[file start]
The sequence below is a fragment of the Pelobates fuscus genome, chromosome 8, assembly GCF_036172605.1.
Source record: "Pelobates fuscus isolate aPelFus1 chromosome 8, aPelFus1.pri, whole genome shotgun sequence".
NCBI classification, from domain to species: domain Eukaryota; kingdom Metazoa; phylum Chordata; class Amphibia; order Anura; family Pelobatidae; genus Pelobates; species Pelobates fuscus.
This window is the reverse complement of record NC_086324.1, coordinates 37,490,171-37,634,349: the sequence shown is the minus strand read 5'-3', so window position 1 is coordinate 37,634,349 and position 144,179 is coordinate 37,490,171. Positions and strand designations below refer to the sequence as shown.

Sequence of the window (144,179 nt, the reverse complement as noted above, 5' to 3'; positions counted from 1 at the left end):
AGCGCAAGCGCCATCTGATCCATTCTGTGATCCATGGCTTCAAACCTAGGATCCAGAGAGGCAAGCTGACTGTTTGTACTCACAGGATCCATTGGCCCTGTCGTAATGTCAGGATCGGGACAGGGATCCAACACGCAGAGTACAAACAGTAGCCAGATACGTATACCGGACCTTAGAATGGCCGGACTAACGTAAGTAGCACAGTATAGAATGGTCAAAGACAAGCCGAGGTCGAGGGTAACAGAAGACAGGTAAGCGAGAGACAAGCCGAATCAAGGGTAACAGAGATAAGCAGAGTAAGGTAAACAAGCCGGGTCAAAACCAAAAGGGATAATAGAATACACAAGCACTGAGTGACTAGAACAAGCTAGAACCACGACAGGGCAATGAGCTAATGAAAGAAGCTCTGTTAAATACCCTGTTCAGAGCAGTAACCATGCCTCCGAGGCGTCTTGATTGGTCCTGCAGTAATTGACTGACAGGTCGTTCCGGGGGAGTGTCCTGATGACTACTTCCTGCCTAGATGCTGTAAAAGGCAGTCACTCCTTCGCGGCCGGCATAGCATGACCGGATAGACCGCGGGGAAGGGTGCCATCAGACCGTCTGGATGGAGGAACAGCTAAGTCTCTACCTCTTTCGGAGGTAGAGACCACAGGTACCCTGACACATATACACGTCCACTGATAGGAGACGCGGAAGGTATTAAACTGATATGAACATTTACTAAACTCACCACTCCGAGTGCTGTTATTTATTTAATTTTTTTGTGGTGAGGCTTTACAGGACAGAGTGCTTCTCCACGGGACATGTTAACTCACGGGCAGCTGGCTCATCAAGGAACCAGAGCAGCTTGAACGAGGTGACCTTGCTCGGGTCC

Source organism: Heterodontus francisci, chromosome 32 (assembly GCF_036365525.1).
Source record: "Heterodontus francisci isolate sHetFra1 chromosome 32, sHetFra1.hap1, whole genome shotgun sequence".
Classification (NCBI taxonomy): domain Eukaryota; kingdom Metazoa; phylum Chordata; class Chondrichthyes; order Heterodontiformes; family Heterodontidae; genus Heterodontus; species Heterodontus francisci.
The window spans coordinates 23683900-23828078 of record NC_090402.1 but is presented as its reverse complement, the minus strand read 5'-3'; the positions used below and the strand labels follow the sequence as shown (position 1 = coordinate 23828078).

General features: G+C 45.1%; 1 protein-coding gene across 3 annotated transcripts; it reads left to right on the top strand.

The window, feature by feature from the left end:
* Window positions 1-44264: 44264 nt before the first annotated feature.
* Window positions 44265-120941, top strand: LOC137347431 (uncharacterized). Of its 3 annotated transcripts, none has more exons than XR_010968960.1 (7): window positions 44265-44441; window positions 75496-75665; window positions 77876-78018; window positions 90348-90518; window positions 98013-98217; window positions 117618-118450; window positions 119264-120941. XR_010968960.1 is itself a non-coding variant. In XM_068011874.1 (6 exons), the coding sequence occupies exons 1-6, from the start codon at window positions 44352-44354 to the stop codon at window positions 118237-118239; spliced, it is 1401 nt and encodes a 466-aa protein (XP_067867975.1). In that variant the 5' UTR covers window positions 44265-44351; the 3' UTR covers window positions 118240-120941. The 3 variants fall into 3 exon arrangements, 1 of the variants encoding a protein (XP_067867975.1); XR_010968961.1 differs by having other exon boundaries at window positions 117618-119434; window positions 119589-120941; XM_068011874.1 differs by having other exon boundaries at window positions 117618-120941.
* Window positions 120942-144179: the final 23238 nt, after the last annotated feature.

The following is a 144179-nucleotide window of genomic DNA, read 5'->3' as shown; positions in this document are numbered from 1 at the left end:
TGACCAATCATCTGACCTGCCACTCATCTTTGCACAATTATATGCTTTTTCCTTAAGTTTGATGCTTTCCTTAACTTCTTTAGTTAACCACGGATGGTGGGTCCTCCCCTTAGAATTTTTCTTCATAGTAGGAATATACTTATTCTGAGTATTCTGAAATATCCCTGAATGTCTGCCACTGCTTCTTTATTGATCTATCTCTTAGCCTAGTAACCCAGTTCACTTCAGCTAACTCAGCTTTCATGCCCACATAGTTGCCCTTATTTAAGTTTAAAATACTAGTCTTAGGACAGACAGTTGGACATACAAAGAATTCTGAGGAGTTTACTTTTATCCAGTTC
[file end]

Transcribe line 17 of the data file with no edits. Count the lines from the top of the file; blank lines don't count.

TGACCAATCATCTGACCTGCCACTCATCTTTGCACAATTATATGCTTTTTCCTTAAGTTTGATGCTTTCCTTAACTTCTTTAGTTAACCACGGATGGTGGGTCCTCCCCTTAGAATTTTTCTTCATAGTAGGAATATACTTATTCTGAGTATTCTGAAATATCCCTGAATGTCTGCCACTGCTTCTTTATTGATCTATCTCTTAGCCTAGTAACCCAGTTCACTTCAGCTAACTCAGCTTTCATGCCCACATAGTTGCCCTTATTTAAGTTTAAAATACTAGTCTTAGGACAGACAGTTGGACATACAAAGAATTCTGAGGAGTTTACTTTTATCCAGTTC